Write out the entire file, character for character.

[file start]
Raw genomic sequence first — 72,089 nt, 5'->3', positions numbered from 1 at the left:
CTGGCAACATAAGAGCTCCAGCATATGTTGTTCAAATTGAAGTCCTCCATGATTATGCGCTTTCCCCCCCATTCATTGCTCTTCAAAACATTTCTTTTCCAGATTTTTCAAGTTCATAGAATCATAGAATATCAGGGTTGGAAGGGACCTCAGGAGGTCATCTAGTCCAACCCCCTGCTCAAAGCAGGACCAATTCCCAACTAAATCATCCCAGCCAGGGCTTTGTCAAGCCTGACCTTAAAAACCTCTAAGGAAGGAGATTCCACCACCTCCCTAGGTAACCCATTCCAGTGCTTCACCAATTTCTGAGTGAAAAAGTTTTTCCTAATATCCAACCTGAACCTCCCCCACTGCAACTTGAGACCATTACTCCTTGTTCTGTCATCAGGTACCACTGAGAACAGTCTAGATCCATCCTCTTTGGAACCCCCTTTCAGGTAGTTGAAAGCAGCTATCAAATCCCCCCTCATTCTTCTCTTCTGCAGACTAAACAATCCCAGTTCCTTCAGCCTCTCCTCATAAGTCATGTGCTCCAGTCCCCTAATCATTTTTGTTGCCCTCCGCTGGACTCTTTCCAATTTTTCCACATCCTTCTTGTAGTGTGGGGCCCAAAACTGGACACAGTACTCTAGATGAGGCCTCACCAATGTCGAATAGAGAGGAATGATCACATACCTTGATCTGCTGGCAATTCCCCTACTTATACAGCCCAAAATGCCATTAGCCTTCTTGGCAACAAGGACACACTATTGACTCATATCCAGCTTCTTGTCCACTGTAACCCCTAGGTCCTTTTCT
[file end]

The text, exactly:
Raw genomic sequence first — 72,089 nt, 5'->3', positions numbered from 1 at the left:
CTGGCAACATAAGAGCTCCAGCATATGTTGTTCAAATTGAAGTCCTCCATGATTATGCGCTTTCCCCCCCATTCATTGCTCTTCAAAACATTTCTTTTCCAGATTTTTCAAGTTCATAGAATCATAGAATATCAGGGTTGGAAGGGACCTCAGGAGGTCATCTAGTCCAACCCCCTGCTCAAAGCAGGACCAATTCCCAACTAAATCATCCCAGCCAGGGCTTTGTCAAGCCTGACCTTAAAAACCTCTAAGGAAGGAGATTCCACCACCTCCCTAGGTAACCCATTCCAGTGCTTCACCAATTTCTGAGTGAAAAAGTTTTTCCTAATATCCAACCTGAACCTCCCCCACTGCAACTTGAGACCATTACTCCTTGTTCTGTCATCAGGTACCACTGAGAACAGTCTAGATCCATCCTCTTTGGAACCCCCTTTCAGGTAGTTGAAAGCAGCTATCAAATCCCCCCTCATTCTTCTCTTCTGCAGACTAAACAATCCCAGTTCCTTCAGCCTCTCCTCATAAGTCATGTGCTCCAGTCCCCTAATCATTTTTGTTGCCCTCCGCTGGACTCTTTCCAATTTTTCCACATCCTTCTTGTAGTGTGGGGCCCAAAACTGGACACAGTACTCTAGATGAGGCCTCACCAATGTCGAATAGAGAGGAATGATCACATACCTTGATCTGCTGGCAATTCCCCTACTTATACAGCCCAAAATGCCATTAGCCTTCTTGGCAACAAGGACACACTATTGACTCATATCCAGCTTCTTGTCCACTGTAACCCCTAGGTCCTTTTCT